When I spoke to David Schwimmer on March 5, 2008, his directorial debut was the reason for the interview, but it was his working relationship with radio legend Studs Terkel that I wanted to start with. Schwimmer’s reminiscence about the man, and the effect he had on his theater career that shed a whole new light on a guy best known for his work on a sit-com. The result is someone who is thoughtful about the human condition, serious about the process of filmmaking, and playful about the day-to-day process of rolling with the punches of a mid-budget film. The film stars Simon Pegg, Thandie Newton, Dylan Moran, and Hank Azaria. Schwimmer directed from a script by Pegg and Michael Ian Black.
Dennis Doyle (Pegg), the oddball hero of the sweet-and sour-romantic comedy, RUN FATBOY RUN is a man who has lived for five years with the fallout of one bad, impulsive decision. That would be running out, literally, on his fiancée, Libby (Thandie Newton). His >pregnant< fiancée, Libby, and doing it as the guests were assembled for the wedding. Five years on, he’s a great if immature dad, connecting with son Jake on the latter’s level rather too well. Libby tolerates him in a civil fashion while getting on with her life running a successful bakery, Libby’s Nice Buns. Dennis isn’t so much getting on with his own life as he is muddling along, living in a one-room basement apartment, working security at an upscale London lingerie shop, and wondering aloud to best pal and Libby’s cousin, Gordon (Dylan Moran), why she’s still holding a grudge after all this time. Women, opines Gordon, tend to remember things like a wedding day that wasn’t.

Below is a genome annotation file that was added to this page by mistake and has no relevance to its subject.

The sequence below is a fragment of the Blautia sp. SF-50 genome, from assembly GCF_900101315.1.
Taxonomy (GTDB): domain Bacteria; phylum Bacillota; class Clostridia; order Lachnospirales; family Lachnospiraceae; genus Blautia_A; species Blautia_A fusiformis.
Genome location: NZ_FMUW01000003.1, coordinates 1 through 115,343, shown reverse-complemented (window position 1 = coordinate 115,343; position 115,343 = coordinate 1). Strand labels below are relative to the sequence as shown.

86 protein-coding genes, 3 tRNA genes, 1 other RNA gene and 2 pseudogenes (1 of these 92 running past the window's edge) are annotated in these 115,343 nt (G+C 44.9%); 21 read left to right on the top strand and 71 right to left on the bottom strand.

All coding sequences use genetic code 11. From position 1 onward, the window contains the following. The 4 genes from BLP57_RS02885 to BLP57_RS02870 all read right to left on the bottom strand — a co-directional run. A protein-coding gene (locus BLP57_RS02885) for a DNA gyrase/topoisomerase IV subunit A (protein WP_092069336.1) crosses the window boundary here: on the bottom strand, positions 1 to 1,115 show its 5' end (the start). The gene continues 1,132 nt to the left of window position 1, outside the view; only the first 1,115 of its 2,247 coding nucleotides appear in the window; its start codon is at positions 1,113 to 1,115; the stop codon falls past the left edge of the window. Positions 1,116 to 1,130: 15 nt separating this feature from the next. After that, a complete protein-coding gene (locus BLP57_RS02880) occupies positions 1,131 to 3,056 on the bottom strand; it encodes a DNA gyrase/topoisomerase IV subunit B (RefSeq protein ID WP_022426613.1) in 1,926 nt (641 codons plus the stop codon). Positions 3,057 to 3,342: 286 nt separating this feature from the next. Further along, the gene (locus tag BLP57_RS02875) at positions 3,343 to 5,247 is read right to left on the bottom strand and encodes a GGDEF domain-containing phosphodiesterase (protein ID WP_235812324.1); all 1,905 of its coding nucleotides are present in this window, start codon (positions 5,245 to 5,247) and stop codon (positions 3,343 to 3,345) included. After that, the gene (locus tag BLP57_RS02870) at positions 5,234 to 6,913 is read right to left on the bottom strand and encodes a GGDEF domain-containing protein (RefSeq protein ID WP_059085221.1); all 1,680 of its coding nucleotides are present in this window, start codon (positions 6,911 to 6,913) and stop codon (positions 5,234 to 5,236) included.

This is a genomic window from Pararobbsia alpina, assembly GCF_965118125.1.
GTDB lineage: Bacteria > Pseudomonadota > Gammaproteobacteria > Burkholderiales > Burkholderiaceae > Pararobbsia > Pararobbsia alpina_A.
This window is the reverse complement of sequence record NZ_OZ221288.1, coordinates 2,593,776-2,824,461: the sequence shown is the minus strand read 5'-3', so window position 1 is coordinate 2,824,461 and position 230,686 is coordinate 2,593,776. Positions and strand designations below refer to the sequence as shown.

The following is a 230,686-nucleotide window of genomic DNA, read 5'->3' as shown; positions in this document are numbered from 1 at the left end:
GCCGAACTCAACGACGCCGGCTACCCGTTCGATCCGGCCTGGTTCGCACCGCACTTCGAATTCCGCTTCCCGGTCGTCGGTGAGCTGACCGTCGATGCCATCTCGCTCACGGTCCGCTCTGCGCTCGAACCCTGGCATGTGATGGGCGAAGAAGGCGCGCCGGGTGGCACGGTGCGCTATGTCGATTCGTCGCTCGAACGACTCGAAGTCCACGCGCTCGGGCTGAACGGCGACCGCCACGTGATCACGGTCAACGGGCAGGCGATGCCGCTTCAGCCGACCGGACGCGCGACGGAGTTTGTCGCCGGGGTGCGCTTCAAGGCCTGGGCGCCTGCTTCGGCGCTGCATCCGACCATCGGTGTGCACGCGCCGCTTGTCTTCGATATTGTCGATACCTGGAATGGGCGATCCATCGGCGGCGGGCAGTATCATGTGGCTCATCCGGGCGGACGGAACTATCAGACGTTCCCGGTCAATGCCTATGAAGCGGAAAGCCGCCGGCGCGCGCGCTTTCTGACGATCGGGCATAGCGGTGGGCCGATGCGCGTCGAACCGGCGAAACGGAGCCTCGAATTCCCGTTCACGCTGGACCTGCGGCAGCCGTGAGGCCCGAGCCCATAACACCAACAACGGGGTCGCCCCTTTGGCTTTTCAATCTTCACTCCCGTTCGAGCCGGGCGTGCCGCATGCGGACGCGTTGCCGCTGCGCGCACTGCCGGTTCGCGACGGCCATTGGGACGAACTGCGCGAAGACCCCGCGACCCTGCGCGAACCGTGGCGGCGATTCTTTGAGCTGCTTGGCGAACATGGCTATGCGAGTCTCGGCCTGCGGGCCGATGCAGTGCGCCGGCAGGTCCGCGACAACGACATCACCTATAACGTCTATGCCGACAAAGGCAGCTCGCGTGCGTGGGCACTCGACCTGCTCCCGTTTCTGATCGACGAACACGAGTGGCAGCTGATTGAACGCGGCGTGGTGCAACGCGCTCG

RUN FATBOY RUN works as a comedy, but one that is as emotionally invigorating as a 10K run is physically. True to its characters while never losing its sense of fun, it warms the cockles of the heart while giving the funny bone a spirited workout.